Italian cuisine: Fig and Almond Jam Pie
- WTI Magazine #121 Nov 17, 2019
Crostata is perhaps the oldest Italian dessert. A popular tradition traces the origin of this Italian pie to the ancient Romans. This is the first kind of baked dessert that, as little girl, I learned to make from my mother. It evokes memories of many happy hours spent with her in the kitchen preparing delicious food.
This Italian version of an American pie can be prepared by using different ingredients such as jam, fresh fruit, ricotta cheese, chocolate and pudding. It can satisfy a wide variety of palates! In Italy, it is not only eaten as a dessert, but often for breakfast too, with a hot cup of espresso or cappuccino, or with tea in the afternoon.
CROSTATA CON CONFETTURA DI FICHI E MANDORLE (FIG AND ALMOND JAM PIE)
Preparation time:1 1/2 hours Baking time: 40-45 minutes Servings:8
300 g flour (245 g, 9 oz) Italian Grade 00 flour or pastry flour and 55 g (heaping ⅓ cup) potato starch or corn starch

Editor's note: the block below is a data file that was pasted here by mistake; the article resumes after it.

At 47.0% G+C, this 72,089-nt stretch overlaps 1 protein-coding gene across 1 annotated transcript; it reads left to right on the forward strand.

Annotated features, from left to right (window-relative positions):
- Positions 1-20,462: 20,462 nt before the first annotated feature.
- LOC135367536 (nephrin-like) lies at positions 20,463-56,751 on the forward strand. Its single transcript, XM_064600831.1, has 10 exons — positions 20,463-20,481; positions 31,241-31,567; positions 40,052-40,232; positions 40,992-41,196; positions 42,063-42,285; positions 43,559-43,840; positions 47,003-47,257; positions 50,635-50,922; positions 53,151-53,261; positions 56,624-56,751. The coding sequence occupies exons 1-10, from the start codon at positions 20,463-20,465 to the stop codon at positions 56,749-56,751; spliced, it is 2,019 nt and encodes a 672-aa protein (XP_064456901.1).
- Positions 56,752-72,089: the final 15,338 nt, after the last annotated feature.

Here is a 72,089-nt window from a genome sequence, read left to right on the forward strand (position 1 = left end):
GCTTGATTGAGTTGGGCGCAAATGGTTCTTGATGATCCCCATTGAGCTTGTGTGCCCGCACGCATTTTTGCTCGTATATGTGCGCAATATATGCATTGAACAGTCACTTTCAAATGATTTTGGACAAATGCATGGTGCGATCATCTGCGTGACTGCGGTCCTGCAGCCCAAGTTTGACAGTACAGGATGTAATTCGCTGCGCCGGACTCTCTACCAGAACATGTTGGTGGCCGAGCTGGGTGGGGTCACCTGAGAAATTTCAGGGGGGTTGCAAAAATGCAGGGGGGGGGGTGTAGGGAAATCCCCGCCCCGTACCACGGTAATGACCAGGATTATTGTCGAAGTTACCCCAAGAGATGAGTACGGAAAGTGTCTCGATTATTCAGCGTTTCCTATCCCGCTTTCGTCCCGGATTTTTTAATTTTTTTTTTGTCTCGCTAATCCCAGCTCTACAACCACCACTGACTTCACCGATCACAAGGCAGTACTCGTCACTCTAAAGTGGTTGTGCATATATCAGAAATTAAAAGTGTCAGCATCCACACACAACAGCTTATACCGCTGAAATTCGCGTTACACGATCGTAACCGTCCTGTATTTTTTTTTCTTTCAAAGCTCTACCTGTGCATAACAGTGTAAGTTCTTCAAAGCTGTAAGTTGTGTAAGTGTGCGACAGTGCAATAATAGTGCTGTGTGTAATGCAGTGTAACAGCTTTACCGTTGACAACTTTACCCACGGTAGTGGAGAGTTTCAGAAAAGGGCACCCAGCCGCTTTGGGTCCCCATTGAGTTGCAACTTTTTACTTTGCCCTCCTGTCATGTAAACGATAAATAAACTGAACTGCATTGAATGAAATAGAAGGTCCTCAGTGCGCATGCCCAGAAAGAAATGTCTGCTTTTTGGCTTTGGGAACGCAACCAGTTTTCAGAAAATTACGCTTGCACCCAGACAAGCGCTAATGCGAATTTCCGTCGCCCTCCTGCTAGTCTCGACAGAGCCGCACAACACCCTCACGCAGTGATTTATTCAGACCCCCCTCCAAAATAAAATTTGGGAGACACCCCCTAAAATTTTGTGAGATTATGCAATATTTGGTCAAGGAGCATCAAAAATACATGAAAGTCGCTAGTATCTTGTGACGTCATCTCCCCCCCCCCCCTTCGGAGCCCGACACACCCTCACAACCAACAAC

5 g (1 teaspoon) baking powder
100 g (½ cup) granulated sugar
pinch of salt
130 g (5 oz) cold unsalted butter, cut in small cubes
1 egg and 1 egg yolk
Grated zest of half organic lemon
600 g (18 oz) fig jam
3 tablespoons almond, peeled and coarsely chopped
Note: Usually crostata crust is quite hard. I prefer a tender, fluffy crust. My recipe calls for starch and baking powder (a leavening agent), all contribute to make the crust lighter. A note on the jam: select a jam that is relatively low in sugar, or prepare your own (see the recipe in the fig jam post). Jams that contain a higher percentage of sugar tend to be negatively affected by baking temperatures, turning sticky and ruining the final result. The amount of jam I used in this recipe is more than usual because there are some pieces of figs.